Your inability to set a good example for Americans and wear a mask, even when science has repeatedly pointed to its effectiveness, has confused the American people and made the importance of wearing masks a point of unnecessary controversy. Even on college campuses, wearing a mask at social events has not been normalized. Repeatedly, I have been asked by friends, “Why are you wearing a mask?” Wearing a mask around friends now gives the impression that there is a level of discomfort or distrust by the mask wearer. If the president of the United States is questioning the need to wear a mask, the people will too. 

With your refusal to take responsibility and continuous scapegoating of other powers as being responsible for America’s failed response, you have encouraged Americans to ignore how things could be different in our own country. On June 20, you said, “When you do testing to that extent, you’re going to find more people, you’re going to find more cases, so I said to my people, ‘Slow the testing down, please.’” On Sept. 10, you claimed that “This is nobody’s fault but China.”

In truth, the percentage of positive tests conducted has increased. This means that while testing has increased, a higher percentage of people getting tested are receiving positive results. Furthermore, the number of new cases reported has been more than many states’ testing capacities. While effective testing will show more cases than not testing anyone would, decreasing testing does not decrease cases. It only allows more people to unknowingly spread the virus and worsen the pandemic.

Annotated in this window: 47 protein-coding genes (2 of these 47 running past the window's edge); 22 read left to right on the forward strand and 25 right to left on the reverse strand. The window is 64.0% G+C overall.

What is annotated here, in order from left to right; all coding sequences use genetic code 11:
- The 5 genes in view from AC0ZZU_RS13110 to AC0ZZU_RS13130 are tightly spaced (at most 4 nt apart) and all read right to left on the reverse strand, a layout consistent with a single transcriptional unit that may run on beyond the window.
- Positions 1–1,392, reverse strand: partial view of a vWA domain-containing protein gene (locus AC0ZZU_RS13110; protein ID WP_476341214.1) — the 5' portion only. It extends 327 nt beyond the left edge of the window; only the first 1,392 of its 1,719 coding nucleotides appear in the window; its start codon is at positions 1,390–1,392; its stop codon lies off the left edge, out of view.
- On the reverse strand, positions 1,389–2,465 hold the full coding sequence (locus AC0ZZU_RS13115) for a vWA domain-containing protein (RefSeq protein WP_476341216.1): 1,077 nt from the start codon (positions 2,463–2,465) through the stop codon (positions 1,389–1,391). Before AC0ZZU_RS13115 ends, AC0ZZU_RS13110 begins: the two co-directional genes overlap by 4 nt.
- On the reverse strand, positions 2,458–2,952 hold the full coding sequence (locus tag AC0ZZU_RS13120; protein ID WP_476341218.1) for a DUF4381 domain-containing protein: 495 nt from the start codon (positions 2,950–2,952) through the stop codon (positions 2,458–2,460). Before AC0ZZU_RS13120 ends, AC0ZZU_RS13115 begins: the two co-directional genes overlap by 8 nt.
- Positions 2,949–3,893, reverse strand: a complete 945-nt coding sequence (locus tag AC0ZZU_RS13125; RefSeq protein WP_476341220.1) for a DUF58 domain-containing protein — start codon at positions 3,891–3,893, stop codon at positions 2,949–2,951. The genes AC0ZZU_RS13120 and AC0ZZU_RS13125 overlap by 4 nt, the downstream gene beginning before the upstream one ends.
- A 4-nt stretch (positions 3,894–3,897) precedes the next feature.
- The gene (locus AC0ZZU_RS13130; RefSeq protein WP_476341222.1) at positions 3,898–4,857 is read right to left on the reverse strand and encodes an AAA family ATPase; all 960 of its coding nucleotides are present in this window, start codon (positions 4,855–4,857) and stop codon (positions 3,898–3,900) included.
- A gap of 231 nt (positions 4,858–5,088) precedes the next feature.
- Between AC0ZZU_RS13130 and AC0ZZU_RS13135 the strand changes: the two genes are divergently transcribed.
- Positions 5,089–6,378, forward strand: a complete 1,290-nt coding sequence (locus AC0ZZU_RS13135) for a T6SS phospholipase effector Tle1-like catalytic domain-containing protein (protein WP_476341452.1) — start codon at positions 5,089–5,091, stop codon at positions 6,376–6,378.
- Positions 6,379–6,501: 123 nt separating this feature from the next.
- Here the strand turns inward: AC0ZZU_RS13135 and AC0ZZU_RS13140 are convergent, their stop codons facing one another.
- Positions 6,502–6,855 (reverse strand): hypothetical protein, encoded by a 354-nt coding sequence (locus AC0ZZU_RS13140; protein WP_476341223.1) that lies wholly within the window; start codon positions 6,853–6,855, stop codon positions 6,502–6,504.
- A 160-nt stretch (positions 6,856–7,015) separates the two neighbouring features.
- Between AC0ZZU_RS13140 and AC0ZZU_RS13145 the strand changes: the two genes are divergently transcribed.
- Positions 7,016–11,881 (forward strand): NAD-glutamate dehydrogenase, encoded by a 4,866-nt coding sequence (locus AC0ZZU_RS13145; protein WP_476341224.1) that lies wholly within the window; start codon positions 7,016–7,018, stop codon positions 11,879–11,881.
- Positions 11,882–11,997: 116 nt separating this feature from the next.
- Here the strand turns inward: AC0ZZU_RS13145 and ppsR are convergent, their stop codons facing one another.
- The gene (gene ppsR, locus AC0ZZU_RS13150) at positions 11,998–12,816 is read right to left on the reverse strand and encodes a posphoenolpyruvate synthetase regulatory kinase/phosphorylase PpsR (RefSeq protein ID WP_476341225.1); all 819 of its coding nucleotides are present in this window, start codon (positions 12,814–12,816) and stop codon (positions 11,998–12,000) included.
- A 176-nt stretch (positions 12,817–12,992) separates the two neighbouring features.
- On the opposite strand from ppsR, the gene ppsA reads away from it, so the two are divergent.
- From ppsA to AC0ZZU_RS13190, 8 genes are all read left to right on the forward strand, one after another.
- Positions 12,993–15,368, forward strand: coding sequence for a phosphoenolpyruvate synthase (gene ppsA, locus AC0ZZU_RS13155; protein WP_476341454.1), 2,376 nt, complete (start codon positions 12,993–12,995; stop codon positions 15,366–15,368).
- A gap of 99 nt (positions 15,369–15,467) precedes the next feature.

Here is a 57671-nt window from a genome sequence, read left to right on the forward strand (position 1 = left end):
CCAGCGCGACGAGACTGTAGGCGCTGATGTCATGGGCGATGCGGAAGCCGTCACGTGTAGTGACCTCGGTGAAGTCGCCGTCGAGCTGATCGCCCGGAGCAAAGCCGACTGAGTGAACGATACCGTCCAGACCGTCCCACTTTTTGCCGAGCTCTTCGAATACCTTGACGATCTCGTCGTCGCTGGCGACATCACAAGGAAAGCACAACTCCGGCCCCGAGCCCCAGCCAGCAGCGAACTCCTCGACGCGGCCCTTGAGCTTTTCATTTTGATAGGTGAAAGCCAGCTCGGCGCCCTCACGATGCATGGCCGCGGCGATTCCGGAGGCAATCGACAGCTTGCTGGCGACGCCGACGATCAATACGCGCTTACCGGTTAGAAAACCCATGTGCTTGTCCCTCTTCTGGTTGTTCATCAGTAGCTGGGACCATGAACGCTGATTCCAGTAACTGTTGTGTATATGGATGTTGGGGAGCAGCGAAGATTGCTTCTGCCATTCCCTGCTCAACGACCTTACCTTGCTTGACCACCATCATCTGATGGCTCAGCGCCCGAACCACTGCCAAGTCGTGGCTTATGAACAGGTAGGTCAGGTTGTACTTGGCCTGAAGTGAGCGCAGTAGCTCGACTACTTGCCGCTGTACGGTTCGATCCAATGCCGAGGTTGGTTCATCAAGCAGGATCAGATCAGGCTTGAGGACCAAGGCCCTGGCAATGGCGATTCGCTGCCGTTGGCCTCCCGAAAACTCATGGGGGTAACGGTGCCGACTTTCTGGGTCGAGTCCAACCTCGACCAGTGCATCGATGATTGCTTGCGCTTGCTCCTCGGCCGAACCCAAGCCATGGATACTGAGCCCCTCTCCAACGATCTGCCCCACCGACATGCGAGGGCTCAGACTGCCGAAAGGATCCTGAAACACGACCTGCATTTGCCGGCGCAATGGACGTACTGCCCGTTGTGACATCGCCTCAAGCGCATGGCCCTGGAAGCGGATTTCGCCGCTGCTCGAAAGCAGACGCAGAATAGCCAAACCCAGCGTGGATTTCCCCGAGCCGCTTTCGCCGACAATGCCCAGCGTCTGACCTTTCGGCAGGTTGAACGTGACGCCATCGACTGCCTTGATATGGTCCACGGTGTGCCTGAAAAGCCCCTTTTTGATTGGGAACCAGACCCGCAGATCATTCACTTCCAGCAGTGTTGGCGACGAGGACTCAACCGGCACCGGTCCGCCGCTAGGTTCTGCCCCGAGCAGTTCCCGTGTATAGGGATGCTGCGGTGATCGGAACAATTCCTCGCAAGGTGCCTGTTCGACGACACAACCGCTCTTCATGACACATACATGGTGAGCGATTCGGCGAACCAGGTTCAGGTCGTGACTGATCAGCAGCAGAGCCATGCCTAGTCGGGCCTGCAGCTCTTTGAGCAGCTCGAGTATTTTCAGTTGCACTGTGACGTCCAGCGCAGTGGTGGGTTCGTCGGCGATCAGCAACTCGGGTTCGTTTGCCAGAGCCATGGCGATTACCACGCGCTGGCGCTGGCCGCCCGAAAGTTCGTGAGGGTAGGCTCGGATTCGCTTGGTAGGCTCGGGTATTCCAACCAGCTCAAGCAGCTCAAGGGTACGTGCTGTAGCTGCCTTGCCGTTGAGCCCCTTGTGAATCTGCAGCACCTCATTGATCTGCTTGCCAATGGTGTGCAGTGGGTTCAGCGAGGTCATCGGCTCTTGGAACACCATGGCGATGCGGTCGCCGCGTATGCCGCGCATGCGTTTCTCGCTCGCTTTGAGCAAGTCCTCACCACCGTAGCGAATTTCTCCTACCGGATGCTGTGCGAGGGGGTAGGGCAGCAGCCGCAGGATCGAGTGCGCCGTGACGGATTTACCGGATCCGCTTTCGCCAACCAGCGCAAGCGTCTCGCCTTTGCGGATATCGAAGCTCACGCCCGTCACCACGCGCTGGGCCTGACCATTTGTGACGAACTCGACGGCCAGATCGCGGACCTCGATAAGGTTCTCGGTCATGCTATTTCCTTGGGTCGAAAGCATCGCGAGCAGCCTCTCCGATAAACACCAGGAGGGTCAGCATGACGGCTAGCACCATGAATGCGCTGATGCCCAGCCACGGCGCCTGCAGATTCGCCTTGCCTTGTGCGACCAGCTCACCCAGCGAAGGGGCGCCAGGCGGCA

In addition, while the virus did start in China, the massive spread in the United States is your administration’s fault. Your administration chose to disband the White House pandemic response team in 2018, leaving the United States unprepared and vulnerable to a pandemic. Less than two years later, the U.S. has 25% of global COVID-19 cases and the 2nd highest death rate per capita with only 4% of the global population. 

If you had encouraged people to social distance and wear a mask, therefore sending the message that we do hold responsibility for this nation’s future, people would have increased efforts to stop the spread of COVID-19. Instead, many have given up and claim that they cannot live in fear or “let the cure be worse than the problem,” as you have expressed yourself. However, the problem and the cure could have been much less detrimental if everyone was encouraged to take the pandemic seriously from the start.

Thanks to your push for schools to open this fall, many welcomed thousands of students without the tools or funds necessary to keep them safe. On April 22, you claimed, “If (coronavirus) comes back though, it won’t be coming back in the form that it was, it will be coming back in smaller doses that we can contain … it’s also possible it doesn’t come back at all.”

As a college sophomore that spent more of my semester at home than on campus, attended all of my classes and extracurriculars from my bed, felt unsafe in campus buildings and local restaurants, watched almost all of my friends contract the virus and had to walk a mile to drop off my COVID-19 test at a Fed-Ex location because my university was unequipped to offer accessible, efficient testing, I can say with confidence that the virus has not gone away. 

It has not magically disappeared. Young people are not immune. The lack of mask-wearing at social events and the false sense of security people have that COVID-19 will be like the flu if they do contract it has contributed to the spread of the virus. Schools were not ready to safely reopen. You are responsible. 

Yours truly, 

A college student

Lizzy Peppercorn can be reached at